Learn From Langer’s Longevity
If you were going to advise a youngster to model their approach to golf on one player, who would it be? Tiger Woods, Rory McIlroy, Dustin Johnson, Charley Hull, Inbee Park, Georgia Hall, Jack Nicklaus, Ben Hogan, Tom Watson, Lee Trevino, Annika Sorenstam, Laura Davies?
How about Bernhard Langer?
Bet very few reading this chose the German.
That’s not surprising: Langer’s name isn’t often conjured up when it comes to the true greats of the game. With his two Masters titles – 1985 and 1993 – he sits in joint 47th place in the list of multiple major winners. That means there are 46 others many would see as more worthy of a role model than the man from Anhausen, Germany.
Langer has one thing rest can’t match: longevity. Few players in the history of the game have competed at the highest level for as long as Langer.
The 64 year old won his 42nd second Champions Tour title last weekend when he triumphed in the Dominion Energy Charity Classic in a playoff over Doug Barron. He is now just three wins shy of Hale Irwin’s record tally of 45 victories. However, as Ron Green Jr points out in Global Golf Post, Irwin teed it up 481 times on the American over-50s circuit. Langer’s Dominion win came in his 292nd appearance.
His victory made him the oldest player Champions Tour winner at 64 years, one month and 27 days of age. He’s on course to win the Champions Tour points race, the Charles Schwab Cup, which he’s already won five times.
“I think it’s just encouraging to everybody that’s over 50 or 60, we can still perform at a very high level and you should never give up,” Langer said. “There’s always room for improvement. And of course physical conditioning is one thing. You’ve got to be mentally tough, you’ve got to have good technique and nerves and all the rest of it.”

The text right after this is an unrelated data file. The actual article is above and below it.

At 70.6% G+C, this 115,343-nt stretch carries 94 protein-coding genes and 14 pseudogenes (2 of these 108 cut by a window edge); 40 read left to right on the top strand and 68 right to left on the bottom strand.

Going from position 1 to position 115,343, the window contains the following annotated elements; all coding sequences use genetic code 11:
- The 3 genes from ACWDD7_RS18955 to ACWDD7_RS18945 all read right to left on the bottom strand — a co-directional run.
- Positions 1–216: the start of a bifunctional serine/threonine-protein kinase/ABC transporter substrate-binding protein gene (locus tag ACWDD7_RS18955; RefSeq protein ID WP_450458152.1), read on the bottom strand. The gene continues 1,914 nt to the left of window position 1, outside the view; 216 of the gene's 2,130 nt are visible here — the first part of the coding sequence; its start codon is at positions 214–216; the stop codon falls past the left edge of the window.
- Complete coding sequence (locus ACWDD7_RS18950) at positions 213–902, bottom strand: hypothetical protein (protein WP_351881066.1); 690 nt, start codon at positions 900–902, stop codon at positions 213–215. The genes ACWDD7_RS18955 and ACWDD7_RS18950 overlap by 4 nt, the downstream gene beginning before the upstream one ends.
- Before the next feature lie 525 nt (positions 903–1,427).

On a circuit that is more round belly than flat belly, to use Lee Trevino’s phrase below, Langer looks like he could still compete on the PGA Tour. Indeed, the 42-time European Tour winner, second only to the late, great Seve Ballesteros’ 50 wins, could probably still win on the European Tour circuit.
Langer’s enthusiasm for the game is as keen now as it was when he was going head to head against Seve on the European Tour.
“He works harder than about anyone I’ve ever seen,” Green Jr quotes Champions Tour competitor Scott McCarron. “He will win on Sunday then on Monday be at the next course, walking it, chipping and putting it even if he’s played it for 10 or 15 years.”
Langer holds the record for most senior major victories with 11, four of them coming in the Senior Open Championship. He finished fourth in that event at Sunningdale this year behind Welshman Stephen Dodd. After an opening 66 to tie for the lead with Argentina’s Ricardo Gonzalez, Langer shared his secrets to success.
"Eating lots of sauerkraut and sausages,” he joked before adding. "No, obviously I have pretty good genes I would think. My mother is going to be 98 in a couple of weeks. But I do work on it: I enjoy working out, I love playing golf, I love to walk, not sitting in a cart and all of that helps.
"Obviously to be successful you need more than fitness. You need good technique and have to be mentally tough and strong, and a good caddie and coach and hopefully a good private life and all that stuff. It's a puzzle and the pieces need to fit most of the time if you want to have longevity and success in this game."
Langer’s found most of the puzzle pieces to this auld game of gowf.
We can all learn from Langer’s longevity, especially aspiring tour professionals.
#JustSaying: “Why would I want to be out there with all those young guns? No sense playing the flat bellies when I can play the round bellies.” Lee Trevino
Photograph by Getty Images courtesy of the Legends Tour